said, the hon. Member for Waterford (Mr. Osborne) had informed the House that party obligations sat very lightly upon him; but he (Mr. Wykeham Martin) was not in a position to make a similar statement. This was the 18th Session he had had a seat in that House, and he could appeal to the right hon. Gentleman the Member for Cambridge (Mr. Brand) and the hon. Gentleman the Member for Shaftesbury (Mr. Glyn) if he had ever failed them on a party or Government division; but really he could not vote for the Government that night, but should support the Motion of his hon. Friend the Member for Finsbury (Mr. Torrens), who had made an unanswerable speech in support of his proposal. If he thought the money was absolutely required for a great national emergency, such as a contemplated war or invasion, he would not hesitate to risk his seat to serve the Government; but he did not believe there was any necessity for the proposed increase of taxation, and if the House were to reject the Government proposition he had not the least doubt they would speedily discover a means of relieving the country from the £1,000,000 out of the £1,500,000 it was proposed to cut off by the Resolution before the House. A fortnight ago, the Chancellor of the Exchequer told the House repeatedly that it was profligate and wicked to tax the people £200,000 more than was required; and if that were so, it was more so to take £300,000 out of the pockets of the people than was absolutely required. He (Mr. Wykeham Martin) understood that of the money that was proposed to be raised £700,000 was to be expended on fortifications. He was told that that sum was to be expended in pursuance of the provisions of an Act of Parliament. When that Act was passed, it was thought absolutely necessary to make these gigantic fortifications; but the state of affairs was different now. Were we certain that, in completing the immense fortifications commenced about 14 years ago, we were not raising up for ourselves another Metz? These fortifications would absorb a great portion of our Army, half of our Militia, and a great portion of the Volunteer Force. He thought, therefore, that the proposed expenditure of £700,000 might be spared with great advantage. He would not ask the Government to postpone their scheme for the abolition of purchase or to postpone the payment of Terminable Annuities, because, in doing so, he would be asking them to humiliate themselves; but if it came to a mere question of a deficiency of £500,000 or £600,000, he thought the Chancellor of the Exchequer had ingenuity enough to be able to raise that money in some unobjectionable way. It was not likely that, after supporting the right hon. Gentleman now at the head of the Government for 18 Sessions, he should vote against him now on any light or trivial grounds. Upon people of small incomes, the burden of this extra 2d. on the income tax would be very nearly intolerable, and he hoped that if the Government gained another victory to-night, as he supposed they would do, they would remit some portion of the tax upon small incomes. The idea was not his own, but that of one of the largest banking firms in the City, who had pointed out to him that the burden might be made more tolerable if the exemption now given to people whose incomes were under £199 per annum were extended to people whose incomes were under £300 a-year.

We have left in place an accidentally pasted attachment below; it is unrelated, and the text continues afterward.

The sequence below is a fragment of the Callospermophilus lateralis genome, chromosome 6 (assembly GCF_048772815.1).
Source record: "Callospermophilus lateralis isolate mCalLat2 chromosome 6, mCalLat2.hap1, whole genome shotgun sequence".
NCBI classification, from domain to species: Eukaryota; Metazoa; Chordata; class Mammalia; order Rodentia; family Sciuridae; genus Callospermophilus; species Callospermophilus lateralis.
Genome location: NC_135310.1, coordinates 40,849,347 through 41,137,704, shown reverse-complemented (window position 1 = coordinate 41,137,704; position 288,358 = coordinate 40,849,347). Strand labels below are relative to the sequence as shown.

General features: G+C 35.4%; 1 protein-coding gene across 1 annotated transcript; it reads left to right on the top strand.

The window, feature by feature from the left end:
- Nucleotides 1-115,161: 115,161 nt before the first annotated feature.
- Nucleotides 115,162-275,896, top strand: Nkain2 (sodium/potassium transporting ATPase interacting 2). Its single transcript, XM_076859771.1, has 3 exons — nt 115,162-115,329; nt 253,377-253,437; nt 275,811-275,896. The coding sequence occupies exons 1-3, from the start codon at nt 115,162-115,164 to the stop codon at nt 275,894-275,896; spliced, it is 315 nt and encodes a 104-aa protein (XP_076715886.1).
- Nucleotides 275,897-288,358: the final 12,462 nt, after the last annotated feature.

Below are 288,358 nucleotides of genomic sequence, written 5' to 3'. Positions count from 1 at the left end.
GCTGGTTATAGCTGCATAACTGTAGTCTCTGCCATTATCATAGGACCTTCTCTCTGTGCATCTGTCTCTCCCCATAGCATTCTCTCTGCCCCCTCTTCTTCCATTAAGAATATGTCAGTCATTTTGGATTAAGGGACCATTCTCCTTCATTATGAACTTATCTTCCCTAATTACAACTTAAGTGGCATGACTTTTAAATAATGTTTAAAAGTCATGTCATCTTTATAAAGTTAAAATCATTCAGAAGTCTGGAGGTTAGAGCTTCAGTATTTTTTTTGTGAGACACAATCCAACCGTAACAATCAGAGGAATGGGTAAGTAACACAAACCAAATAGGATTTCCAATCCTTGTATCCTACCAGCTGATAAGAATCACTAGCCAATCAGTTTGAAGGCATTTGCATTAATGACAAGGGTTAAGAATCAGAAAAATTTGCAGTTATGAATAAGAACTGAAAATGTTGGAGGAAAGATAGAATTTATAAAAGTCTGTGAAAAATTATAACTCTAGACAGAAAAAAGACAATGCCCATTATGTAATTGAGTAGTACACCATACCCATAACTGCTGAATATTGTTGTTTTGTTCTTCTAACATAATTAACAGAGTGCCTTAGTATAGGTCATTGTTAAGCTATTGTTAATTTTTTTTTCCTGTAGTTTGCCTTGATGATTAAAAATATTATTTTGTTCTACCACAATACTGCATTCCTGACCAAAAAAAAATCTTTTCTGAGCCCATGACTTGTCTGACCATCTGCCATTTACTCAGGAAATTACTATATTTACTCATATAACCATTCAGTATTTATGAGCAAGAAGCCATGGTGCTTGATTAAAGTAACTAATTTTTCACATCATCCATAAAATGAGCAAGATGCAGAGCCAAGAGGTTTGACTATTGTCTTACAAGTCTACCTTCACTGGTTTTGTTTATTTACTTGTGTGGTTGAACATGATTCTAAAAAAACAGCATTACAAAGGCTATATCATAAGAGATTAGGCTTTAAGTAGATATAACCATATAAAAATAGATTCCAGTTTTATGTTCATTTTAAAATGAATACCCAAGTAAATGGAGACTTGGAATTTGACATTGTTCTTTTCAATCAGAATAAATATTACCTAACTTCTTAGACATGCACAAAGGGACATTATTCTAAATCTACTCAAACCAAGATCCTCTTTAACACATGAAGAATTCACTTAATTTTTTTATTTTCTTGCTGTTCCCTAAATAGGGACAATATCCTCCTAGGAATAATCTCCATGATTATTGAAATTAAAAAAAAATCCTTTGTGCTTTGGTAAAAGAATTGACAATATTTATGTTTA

said, that on a former occasion, when the Chancellor of the Exchequer was pressed to withdraw one item from his Budget by some of his anxious supporters, he had warned the right hon. Gentleman that the withdrawal of one item from his Budget might raise a much larger issue, and that prediction had been verified by the Motions that had since been placed upon the Notice Paper by the hon. Member for Westminster (Mr. W. H. Smith) and by the present Amendment. He gave the Go- vernment credit for having framed their Budget with great care and deliberation, and on equitable principles; but the Budget itself reminded him very strongly of a work he had lately been reading, entitled Ginx's Baby, which was one of a triplet born of respectable parents, somewhat embarrassed in circumstances. At one point the parallel was not exact, for he did not think this child had been found wrapped up in the columns of the leading print. He trusted also that the future career of the family would be more bright, for, if he remembered the tale, Ginx's father emigrated to avoid domestic troubles, and the baby, after passing through a variety of misfortunes, finally committed suicide over Vauxhall Bridge under the pressure of local taxation. Passing from this. It had been said by the hon. Member for the City of London (Mr. Crawford) that there could not be much distinction between a penny and twopenny increase of taxation; but the question was, whether the extra penny was really necessary or not? The hon. Member for Brighton—[Mr. OSBORNE: Which Member?]—Not the agile one, but the Professor—had made a remarkable speech—remarkable in this respect, that it should have come from that side of the House, in which he had expressed his fear of the influence of the democracy; but that was a point on which they had had many lessons. The present Chancellor of the Exchequer had said on one occasion— Everybody knows that if America were altogether governed by the great towns the result would be most disastrous, and that it is the cultivators of the soil who moderate their influence and keep them from rushing on to their own destruction. The right hon. Gentleman had made use also of this remarkable quotation from an American source, addressed to Jefferson— It is quite plain that your Government will never be able to restrain a distressed and discontented majority, and the day will come when in the State of New York a multitude of people—not one of whom has had more than half a breakfast or expects to have more than half a dinner—will choose a Legislature. Another remarkable speech had been made by the hon. and learned Member for the City of Oxford (Mr. Vernon Harcourt), and still another by the hon. Member for Waterford (Mr. Osborne). Both those hon. Gentlemen had talked of panics—indeed, it was often said from the benches opposite that what was done had been done under a panic, and would not have been done without one. But he was not able to admit that that was the case; and though he might have looked for such sentiments from a parochial legislator, he never should have expected them from men of such distinguished position and ability as the hon. and learned Member for Oxford and the right hon. Member for Waterford. [Mr. OSBORNE: I am not right honourable.] Well, from the hon. Gentleman who ought to be right hon. Member for Waterford. The Estimates were not too large if they were to secure the safety of the country, and with that object in view they could not have been less, even if the late war had not occurred. This country should be safe, not only from invasion, but from the fear of invasion, and from the diplomatic insults she had received during the past year. He should almost have been inclined to have sympathized with Her Majesty's Government in the position in which they found themselves, were it not that they had adopted the policy of wasteful remission of taxation. He objected at the time to the remission of the 1s. duty on corn, the repeal of which had been of no benefit whatever to the consumer. It appeared that in 1867 34,645,569 cwts of corn had been imported, of the value of £22,102,884, while 242,460 cwts had been exported, the price being 60s. 2d. per quarter; in 1868, 32,639,808 cwts had been imported, of the value of £20,877,392, against 306,622 cwts exported, the price being 50s. 11d. per quarter; in 1869, 37,695,828 cwts had been imported, of the value of £17,043,009, against 78,464 exported, the price being 40s. 8d. per quarter; and in 1870, 31,026,142 cwts of the value of £14,879,335 were imported, against 1,465,685 exported, the price being 52s. 3d. per quarter. The whole benefit, therefore, of the remission of the 1s. duty went, not into the pocket of the consumer, but into those of certain merchants who were engaged in the corn trade. When the remission of that duty was proposed two years ago, he (Mr. Corrance) had opposed it on the ground which had the authority of all great financiers, that a duty of that description was not a tax upon the consumer. The right hon. Gentleman had talked of free trade; but this was not, and never had been, a question of free trade. What right, then, had the right hon. Gentleman to throw these corn duties in their teeth as furnishing an argument? He came now to the great principle of direct and indirect taxation. They all knew that the income tax was intolerable; that no less than £57,000,000 under one schedule escaped taxation; and that under Schedules B, C, D, and E, the remissions amounted to £52,000,000. That was almost conclusive against putting on such a tax as this. With regard to indirect taxes, it had been said that they fell upon the poorer class. He denied that, unless they fell upon articles of primary want. Of all articles of luxury that could not be said. Again, throughout that discussion nothing had been said of the assessed taxes; the whole pressure had been put on the income tax. The hon. Gentleman the Member for Finsbury suggested the propriety of taking advantage of the Terminable Annuities. He well remembered when the scheme of the Terminable Annuities was brought forward by the right hon. Gentleman, and the great authorities by whom it was opposed, among others, by Mr. Hubbard and Mr. Laing. The former had put it thus— Would a landowner, who owed money on mortgage at 3½ per cent, which enabled him to make 7 or 7½ per cent by draining his land—would a merchant, who borrowed money at 4 per cent, and made 8 per cent out of it by extending his trade—would a manufacturer, who borrowed money at 5 per cent, and earned 10 per cent upon it—be taking a wise and prudent course in adopting the straight-laced recommendation to pay off the money they had borrowed, and abstain from making those improvements which would enable them to double the interest they had to pay? This, he concluded, was the way in which the country ought to look at this great question."—[3 Hansard, clxxxiii. 1204.] Mr. Laing had said—"He declined to commit the nation to a prospective payment of indefinite amount out of taxes." To that weight of authority, if they added the names of Earl Granville, Mr. Henley, Mr. Marsh, and other well-informed financiers, it was scarcely possible to admit of further doubt. But, if it were possible, he would turn to the right hon. Gentleman at the head of the Government himself, and take his own account of this financial puzzle, which would explain better than any words of his own the real position which existed. Now, what had the right hon. Gentleman said? He said— That the operation of reducing the Debt would involve a present expense to the country of £550,000, and £748,000 the year after this, leaving £480,000 as the future annual cost, as a charge upon the Revenue until 1885. Now, he would ask the right hon. Gentleman this—and he begged to request his attention to it—had those anticipations been fulfilled, and was that the real state of the case? [Mr. GLADSTONE: Yes.] Then he thought it a matter of regret that the credit of the country should be so pledged. But the right hon. Gentleman had also said— Terminable Annuities have, I think, very great political advantages. They place the payment of the public Debt to a certain amount beyond competition for the repeal of this or that particular tax, and beyond the caprices and vicissitudes of the finances of any particular year. Now, was the right hon. Gentleman at that instant so well satisfied at that? [Mr. GLADSTONE signified assent.] Well, then, his satisfaction was not partaken of in the House; and he trusted that, as in such words there seemed to be a loophole of escape, he would not consider himself bound to give them effect. He had detained the House long enough; but his opinion was this—he believed the only good reason then given for that transaction was that they were then unfortunate enough to have a surplus of £778,000. He thought he had said enough to justify the Resolution of the hon. Gentleman the Member for Finsbury and the vote he intended to give in its favour.